Friday, January 3, 2014

Miraflores Locks

Hola amigos!

Finally, on Day 3, we got our first look at the Panama Canal. Specifically, the bus brought us to the Miraflores Locks, the first lock system on the Pacific Ocean side of the canal. After sorting out getting student tickets (student IDs had to be shown), we started out at the Miraflores Visitor Center.

The main control tower for the Miraflores Locks
A short video about the canal led right into the museum where four floors guided us through the timeline of  the canal, including information about the present day expansion project. From there, we went onto the observation deck and watched ships go through the locks: 

A full panorama of the Miraflores Locks
Since it was the morning, the ships traveled from the Pacific Ocean to the Atlantic  Ocean, which corresponds with left to right in the above panorama. There are two “steps” in the Miraflores Locks, raising the ships a total distance of approximately fifty eight feet. The ship enters the lock, guided by locomotives to prevent the ship from hitting the lock’s sides, and the massive gates close. Filling the lock takes around ten minutes as the water moves from Lake Miraflores to the lock by gravity. Upon filling, the gates on the other side of the lock open and the boat moves on to the next lock or to Lake Miraflores. In the distance are the Pedro Miguel Lock and the Centennial Bridge. The construction behind the white main control building is the expansion project, but more about that will come on Monday. 

Group photo on the observation deck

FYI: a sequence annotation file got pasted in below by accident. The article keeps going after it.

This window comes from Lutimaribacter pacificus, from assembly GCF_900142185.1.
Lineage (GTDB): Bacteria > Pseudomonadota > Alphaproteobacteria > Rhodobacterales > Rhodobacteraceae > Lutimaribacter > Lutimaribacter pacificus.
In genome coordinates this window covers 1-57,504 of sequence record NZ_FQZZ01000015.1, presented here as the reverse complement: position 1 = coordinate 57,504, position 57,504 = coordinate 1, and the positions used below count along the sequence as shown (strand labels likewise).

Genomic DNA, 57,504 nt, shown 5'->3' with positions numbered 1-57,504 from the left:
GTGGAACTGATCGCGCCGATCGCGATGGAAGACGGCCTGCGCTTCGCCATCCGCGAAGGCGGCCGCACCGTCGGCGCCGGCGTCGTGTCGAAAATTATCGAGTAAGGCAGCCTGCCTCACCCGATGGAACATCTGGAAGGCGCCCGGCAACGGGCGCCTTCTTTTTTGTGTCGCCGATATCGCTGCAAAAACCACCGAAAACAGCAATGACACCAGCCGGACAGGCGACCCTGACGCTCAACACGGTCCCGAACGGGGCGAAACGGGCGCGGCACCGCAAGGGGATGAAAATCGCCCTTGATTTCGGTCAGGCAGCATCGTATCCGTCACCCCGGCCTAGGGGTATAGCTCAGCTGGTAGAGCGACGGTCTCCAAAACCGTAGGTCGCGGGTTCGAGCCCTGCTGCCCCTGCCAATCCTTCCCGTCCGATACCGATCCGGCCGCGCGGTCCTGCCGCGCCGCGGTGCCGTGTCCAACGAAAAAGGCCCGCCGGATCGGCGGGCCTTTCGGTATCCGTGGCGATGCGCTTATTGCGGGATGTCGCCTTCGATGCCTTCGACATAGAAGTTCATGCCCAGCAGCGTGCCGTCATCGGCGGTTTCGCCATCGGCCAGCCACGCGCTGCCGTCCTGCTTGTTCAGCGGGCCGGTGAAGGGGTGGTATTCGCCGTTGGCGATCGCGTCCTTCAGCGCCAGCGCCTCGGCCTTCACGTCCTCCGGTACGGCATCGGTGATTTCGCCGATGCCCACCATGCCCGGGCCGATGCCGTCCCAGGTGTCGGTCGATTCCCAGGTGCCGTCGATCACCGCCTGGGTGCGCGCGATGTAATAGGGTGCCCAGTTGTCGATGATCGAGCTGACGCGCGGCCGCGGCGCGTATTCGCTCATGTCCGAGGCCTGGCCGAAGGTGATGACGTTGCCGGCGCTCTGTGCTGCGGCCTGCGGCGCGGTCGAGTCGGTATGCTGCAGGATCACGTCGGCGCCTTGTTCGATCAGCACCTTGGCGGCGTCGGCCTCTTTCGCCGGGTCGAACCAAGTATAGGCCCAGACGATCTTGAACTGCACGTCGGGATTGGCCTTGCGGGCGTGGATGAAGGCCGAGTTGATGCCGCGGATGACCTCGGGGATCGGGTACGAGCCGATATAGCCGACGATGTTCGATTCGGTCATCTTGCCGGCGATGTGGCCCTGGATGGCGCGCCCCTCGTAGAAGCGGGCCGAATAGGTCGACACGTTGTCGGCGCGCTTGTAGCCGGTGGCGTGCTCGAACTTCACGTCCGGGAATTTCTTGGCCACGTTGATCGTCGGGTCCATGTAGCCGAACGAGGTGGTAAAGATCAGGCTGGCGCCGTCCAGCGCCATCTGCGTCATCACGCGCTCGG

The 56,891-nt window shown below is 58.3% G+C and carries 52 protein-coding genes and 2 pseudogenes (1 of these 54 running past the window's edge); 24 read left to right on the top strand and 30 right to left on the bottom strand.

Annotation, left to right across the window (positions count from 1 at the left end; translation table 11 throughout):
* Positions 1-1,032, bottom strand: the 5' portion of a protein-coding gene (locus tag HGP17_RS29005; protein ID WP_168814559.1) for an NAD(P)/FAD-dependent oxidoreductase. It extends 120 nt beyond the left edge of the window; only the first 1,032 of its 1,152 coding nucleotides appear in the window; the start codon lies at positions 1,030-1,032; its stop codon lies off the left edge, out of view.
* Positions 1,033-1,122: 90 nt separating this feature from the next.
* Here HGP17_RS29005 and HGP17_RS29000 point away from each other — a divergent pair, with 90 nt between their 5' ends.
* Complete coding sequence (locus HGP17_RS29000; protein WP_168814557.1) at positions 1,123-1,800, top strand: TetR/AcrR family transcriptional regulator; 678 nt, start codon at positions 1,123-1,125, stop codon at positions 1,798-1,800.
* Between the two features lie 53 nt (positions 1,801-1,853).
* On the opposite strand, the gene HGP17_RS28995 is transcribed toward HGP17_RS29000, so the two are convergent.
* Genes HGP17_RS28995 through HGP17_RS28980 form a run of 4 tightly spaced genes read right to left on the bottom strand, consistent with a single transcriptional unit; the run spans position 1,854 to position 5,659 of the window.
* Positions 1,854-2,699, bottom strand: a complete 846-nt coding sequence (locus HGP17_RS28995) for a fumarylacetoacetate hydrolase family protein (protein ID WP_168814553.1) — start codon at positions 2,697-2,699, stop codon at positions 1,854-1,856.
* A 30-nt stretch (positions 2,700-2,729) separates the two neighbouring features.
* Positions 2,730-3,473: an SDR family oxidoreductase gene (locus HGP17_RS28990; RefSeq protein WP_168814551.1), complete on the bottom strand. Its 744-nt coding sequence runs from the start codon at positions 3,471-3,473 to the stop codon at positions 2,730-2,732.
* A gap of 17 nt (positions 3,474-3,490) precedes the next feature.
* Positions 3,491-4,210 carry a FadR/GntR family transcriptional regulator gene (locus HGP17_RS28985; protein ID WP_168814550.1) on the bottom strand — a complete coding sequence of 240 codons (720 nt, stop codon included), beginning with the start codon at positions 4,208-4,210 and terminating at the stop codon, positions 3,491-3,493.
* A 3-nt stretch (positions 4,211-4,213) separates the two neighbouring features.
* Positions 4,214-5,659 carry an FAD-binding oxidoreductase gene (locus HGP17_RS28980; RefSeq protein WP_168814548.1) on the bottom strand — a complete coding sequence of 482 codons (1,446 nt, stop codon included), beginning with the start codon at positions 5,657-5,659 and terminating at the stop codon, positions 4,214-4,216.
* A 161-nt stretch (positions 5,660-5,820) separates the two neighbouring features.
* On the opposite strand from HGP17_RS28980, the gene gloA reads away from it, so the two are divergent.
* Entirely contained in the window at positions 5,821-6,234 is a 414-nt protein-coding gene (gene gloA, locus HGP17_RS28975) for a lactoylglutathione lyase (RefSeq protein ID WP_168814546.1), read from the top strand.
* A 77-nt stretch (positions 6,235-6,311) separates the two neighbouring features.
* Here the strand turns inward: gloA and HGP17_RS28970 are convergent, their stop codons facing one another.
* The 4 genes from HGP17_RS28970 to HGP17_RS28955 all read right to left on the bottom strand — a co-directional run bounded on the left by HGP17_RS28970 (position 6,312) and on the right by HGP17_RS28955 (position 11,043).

Post-lunch activities included a discussion focusing on the Panama Revolution in 1903 and a group persuasive essay. Potentially our most controversial discussion so far, we debated over the ethics behind the major players in the revolution and whether the United States could have gained control of the canal zone without “stepping on a few toes” in the process. Our group essay had each team pose as editorial newspapers, each team from a different country, writing their reaction to the Revolution. The different countries were the United States, Panama, Great Britain, and Columbia.

All in all, it was a very gratifying day. The Panama Canal, which had been hyped up by the TAs and Professor Berger, met and even exceeded everyone’s expectations. The size of the locks caught many people off guard and proved what an engineering feat this really is. Upon seeing the actual entity that drives our course, we are extremely excited to see how future days can live up to today. It’s hard to imagine they will now, but I’m sure we will be pleasantly surprised!
Your Day Three Bloggers,

Kyle, William, and John

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